Tag Archives: due diligence

The Use of Home Operators

Some screening firms use home based operators to perform employment and education verifications.  That of course represents a big financial advantage for the screening firm.   They get cheap labor, and may even classify them as independent contractors in order to get even additional savings by not paying workers’ compensation, benefits or other costs associated with employees.    However, it does very little to help employers.  Below are the top 10 reasons NOT to utilize a background firm that sends your applicants’ personal data to home operators working from kitchen tables and dorm rooms across America.


  1. Privacy: A screening firm would be directly responsible for making private information viewable and printable on people’s home computers.
  2. Professionalism: A screening firm would have difficulty accurately claiming that at-home researchers are “professionals” when they are unsupervised, unregulated and acting as cheap substitutes for what is supposed to be a professional service. Ask yourself how the sound of barking dogs, crying babies and television sets in the background may strike those asked to provide verifications.
  3. FCRA Defensibility: A screening firm would  have difficulty defending the practice of using at-home researchers against a claim under FCRA section 607(b) concerning reasonable procedures for accuracy.
  4. IC Classification: A screening firm cannot classify someone as an Independent Contractor (IC) when they work only for you, when you tell them exactly how to do their job, and when they are providing the same core services provided by your in-house staff.
  5. Training/QC: A screening firm cannot train and discuss production issues in real time. It is also difficult for at-home researchers to learn from each other when everyone is working in isolation. Furthermore, since everyone works alone it is harder to enforce quality rules across the entire organization.
  6. Supervision: Unsupervised at-home researchers are very difficult to supervise. In addition, since they are paid by the completed verification, they may be more tempted to fake orders since there is no one supervising them in real-time.
  7. Reliability: A screening firm would  be dependent entirely on the researcher’s priorities, which may not be your own. They may put a hair appointment ahead of your forty new verifications that have to be called today. You want load balancing to be under your control and not secondary to at-home researcher’s personal schedules.
  8. Hidden Costs: There are hidden costs to managing and maintaining multiple remote researchers as opposed to a central pool of talent. Take, for instance, the time lost to the unreliable performance of at-home researcher’s internet connections, home computers and printers.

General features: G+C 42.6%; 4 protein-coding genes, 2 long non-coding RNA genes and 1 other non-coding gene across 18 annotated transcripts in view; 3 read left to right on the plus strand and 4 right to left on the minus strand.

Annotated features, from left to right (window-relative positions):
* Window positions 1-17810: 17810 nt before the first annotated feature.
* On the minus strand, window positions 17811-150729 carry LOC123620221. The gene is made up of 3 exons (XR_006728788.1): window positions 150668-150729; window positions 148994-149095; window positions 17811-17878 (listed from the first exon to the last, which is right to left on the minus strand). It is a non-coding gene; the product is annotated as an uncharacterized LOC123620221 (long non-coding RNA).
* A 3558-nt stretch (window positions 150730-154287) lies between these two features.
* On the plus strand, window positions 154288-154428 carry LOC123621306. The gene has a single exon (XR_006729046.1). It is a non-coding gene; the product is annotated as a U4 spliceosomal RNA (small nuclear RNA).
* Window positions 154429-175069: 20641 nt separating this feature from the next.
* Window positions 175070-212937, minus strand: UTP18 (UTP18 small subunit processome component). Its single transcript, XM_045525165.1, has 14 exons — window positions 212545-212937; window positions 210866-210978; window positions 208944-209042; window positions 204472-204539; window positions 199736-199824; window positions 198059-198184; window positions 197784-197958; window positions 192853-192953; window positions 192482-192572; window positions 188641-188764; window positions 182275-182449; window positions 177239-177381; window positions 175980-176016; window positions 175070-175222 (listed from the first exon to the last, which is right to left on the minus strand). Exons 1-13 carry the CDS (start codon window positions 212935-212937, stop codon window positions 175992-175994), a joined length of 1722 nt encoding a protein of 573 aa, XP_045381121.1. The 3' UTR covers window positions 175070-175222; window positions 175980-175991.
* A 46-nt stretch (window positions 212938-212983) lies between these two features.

9. Due Diligence: A screening firm and employer could face significant legal exposure if the  at-home researcher’s performance falls below a professional standard of care due to lack of training and supervision.
  10. Disclosure: Would you want to disclose to your applicants that the sensitive, personal data and professional service they’ve entrusted you with was being performed by unsupervised home workers?


ESR does not utilize any home based or offshore operators in order to  provide you with critical employment and education verifications.  All work is done in a professionally supervised call center dedicated to the highest level of customer service, privacy, accuracy and speedy turnaround time.

Negligent hiring and retention leading causes of employment lawsuits

A recent article in the Connecticut Law Tribune re-enforces what ESR has been telling employers for some time—that lawsuits for negligent hiring and negligent retention are among the most common claims against employers.

Per the articles, “The difference between the hiring and retention claims is when the employer became aware of a threatening employee; often, the arguments are that employers inadequately screened job applicants or failed to act on complaints about an employee who later committed a violent act.”

The story concern workplace violence and employee behavior that can be hostile, threatening or violent.  This can lead to lawsuits seeking damages for emotional distress, a hostile workplace all the way to damages stemming form violence where a person is the victim of a workplace crime.  The article noted that, “In a bad economy, stress increases and people’s fuses get shorter.”

The article cites a study in the 1990s, where “liability expert Norman D. Bates conducted a study that found workplace violence tort cases averaged $500,000 per settlement and a $3 million per jury verdict.”

According to the article: